Sequentially installed across three galleries, this exhibition presents an entire new body of work by Royal Academician Phyllida Barlow.
Royal Academy of Arts
23rd Feb – 23rd June 2019
Barlow’s early work responded to the Modernist sculpture that had emerged in Britain and Europe in the 1950s and early 1960s. As her practice evolved, she took against its weighty formalism and monumentalism, sensing an imposed morality and gravitated towards Arte Povera in Europe and sculptural developments in the USA.
Barlow continues to explore much of the spirit of these more fragile, but nonetheless confident formal sculptural statements in her own work.
By producing large-scale works and installations from everyday, industrial materials and expedient fabrication processes, Barlow challenges the ideas of monumentally and authority associated with traditional sculptural materials and methods.
Space is one of the starting points for Barlow, she refers to it as the ‘protagonist’ of the work she creates to inhabit it. Not site specific as such, the installations development is however dependent in some part on her response to a particular settings and the to volume and limitations it presents.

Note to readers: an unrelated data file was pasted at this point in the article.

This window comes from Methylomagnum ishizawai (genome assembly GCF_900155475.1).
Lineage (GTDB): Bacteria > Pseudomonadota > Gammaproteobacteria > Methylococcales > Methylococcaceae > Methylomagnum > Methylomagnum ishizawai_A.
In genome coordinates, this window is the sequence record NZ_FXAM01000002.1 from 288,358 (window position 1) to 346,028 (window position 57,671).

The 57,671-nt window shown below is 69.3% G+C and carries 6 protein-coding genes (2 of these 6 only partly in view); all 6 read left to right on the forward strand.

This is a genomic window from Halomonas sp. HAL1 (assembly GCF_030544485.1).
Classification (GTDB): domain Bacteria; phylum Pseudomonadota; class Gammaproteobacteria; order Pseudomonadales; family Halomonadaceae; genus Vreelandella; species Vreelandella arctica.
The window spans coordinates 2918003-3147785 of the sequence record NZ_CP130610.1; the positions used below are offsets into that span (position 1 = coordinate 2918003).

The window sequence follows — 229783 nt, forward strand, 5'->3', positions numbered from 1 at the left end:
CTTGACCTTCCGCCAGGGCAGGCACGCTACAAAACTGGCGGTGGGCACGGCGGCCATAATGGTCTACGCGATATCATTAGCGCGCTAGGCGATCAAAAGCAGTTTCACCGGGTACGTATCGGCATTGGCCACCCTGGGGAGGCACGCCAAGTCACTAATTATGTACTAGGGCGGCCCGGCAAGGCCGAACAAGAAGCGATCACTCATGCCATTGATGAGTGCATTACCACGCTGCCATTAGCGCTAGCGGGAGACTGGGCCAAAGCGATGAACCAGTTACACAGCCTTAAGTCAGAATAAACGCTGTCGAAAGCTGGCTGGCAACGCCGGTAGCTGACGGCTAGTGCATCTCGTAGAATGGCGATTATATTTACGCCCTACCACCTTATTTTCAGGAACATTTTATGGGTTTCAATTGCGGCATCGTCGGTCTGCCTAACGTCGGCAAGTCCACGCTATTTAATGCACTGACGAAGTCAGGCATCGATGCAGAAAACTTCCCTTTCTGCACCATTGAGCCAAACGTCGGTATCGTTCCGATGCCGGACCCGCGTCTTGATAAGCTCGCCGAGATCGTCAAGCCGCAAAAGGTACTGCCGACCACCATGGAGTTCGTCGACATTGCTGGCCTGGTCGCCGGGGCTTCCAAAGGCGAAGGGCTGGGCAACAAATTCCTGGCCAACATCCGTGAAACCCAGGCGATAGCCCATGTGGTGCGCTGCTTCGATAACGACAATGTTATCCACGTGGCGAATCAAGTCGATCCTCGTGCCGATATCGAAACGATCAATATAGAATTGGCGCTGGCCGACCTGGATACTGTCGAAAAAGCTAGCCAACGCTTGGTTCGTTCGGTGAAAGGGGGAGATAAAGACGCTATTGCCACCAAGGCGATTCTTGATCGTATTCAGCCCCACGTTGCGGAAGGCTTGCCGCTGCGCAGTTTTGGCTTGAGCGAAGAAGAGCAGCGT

This exhibition of Barlow’s work is possibly one of my favourites to date. I was fortunate to see her work at the Venice Biennale in 2017 and its brutal colours and forms in a much darker space felt oppressive and uncomfortable, perhaps that was her intention. However this collection of sculptures feels to me much more coherent and well executed. Perhaps being at home in the RA suits her well. It certainly suits the sculptures and whilst its a small collation one could easily spend hours in the space engaging with the sculptures and as Barlow herself says ‘sculpture needs to be given time, you need to just wait with it and become the moving object that it instant so this action between the still and the moving is incredibly demanding for all.’
Phyllida Barlow is on the at Royal Academy until 23rd June and its well worth a visit if you are near by. Also currently running are the Bill Viola and Renaissance Nudes so give yourself plenty of time to see all three exhibitions.
-Kate Higginson, Director PRINT CLUB LONDON